Saturday, March 05, 2005

Seizures & Epilepsy

found this on the web

Seizures are symptoms of abnormal brain function. With the exception of very young children and the elderly, the cause of the abnormal brain function is usually not identifiable.

However, when seizures start, the physician will try to identify an underlying etiology (cause). This is because the most specific diagnosis as to why seizures are occurring depends on finding a cause, and the best therapy will be one specific to the etiology.

If a specific diagnosis of cause cannot be made, then the epilepsy will be described according to seizure type or epileptic syndrome.

In about seven out of ten people with epilepsy, no cause can be found. Among the rest, the cause may be any one of a number of things that can make a difference in the way the brain works. Head injuries or lack of oxygen during birth may damage the delicate electrical system in the brain. Other causes include brain tumors, genetic conditions (such as tuberous sclerosis), lead poisoning, problems in development of the brain before birth, and infections like meningitis or encephalitis. About 30 percent of the 180,000 new epilepsy cases every year begin in childhood, particularly in early childhood and around the time of adolescence. Another period of relatively high incidence is in people over the age of 65.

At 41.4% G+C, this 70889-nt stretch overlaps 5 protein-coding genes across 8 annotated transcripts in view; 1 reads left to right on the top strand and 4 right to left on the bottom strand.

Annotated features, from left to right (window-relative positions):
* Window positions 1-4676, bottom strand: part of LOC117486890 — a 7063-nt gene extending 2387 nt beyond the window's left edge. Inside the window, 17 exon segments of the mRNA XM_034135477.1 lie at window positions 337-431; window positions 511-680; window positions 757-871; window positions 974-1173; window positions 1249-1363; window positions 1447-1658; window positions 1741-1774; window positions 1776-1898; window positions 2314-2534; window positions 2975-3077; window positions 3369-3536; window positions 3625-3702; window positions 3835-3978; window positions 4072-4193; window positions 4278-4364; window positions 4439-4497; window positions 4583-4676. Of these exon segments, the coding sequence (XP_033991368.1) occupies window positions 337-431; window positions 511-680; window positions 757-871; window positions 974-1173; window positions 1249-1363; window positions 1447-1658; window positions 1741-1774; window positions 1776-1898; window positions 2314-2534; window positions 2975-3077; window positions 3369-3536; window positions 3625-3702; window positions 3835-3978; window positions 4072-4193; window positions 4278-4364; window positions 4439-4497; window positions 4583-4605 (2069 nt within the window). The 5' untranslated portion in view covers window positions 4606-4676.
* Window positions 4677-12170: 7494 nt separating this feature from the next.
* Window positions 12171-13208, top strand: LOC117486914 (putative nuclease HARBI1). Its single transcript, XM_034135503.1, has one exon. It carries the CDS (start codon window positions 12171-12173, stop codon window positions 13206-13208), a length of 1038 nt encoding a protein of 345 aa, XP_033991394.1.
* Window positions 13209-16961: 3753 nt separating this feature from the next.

Potential Causes of Epilepsy in:

  • Brain malformations
  • Lack of oxygen during birth
  • Low levels of blood sugar, blood calcium, blood magnesium or other electrolyte disturbances
  • Inborn errors of metabolism
  • Intracranial hemorrhage
  • Maternal drug use
  • Infection

Infants and Children

  • Fever (febrile seizures)
  • Brain tumor (rarely)
  • Infections

Children and Adults

  • Congenital conditions (Down’s syndrome; Angelman’s syndrome; tuberous sclerosis and neurofibromatosis)
  • Genetic factors
  • Progressive brain disease (rare)
  • Head trauma


  • Stroke
  • Alzheimer’s disease
  • Trauma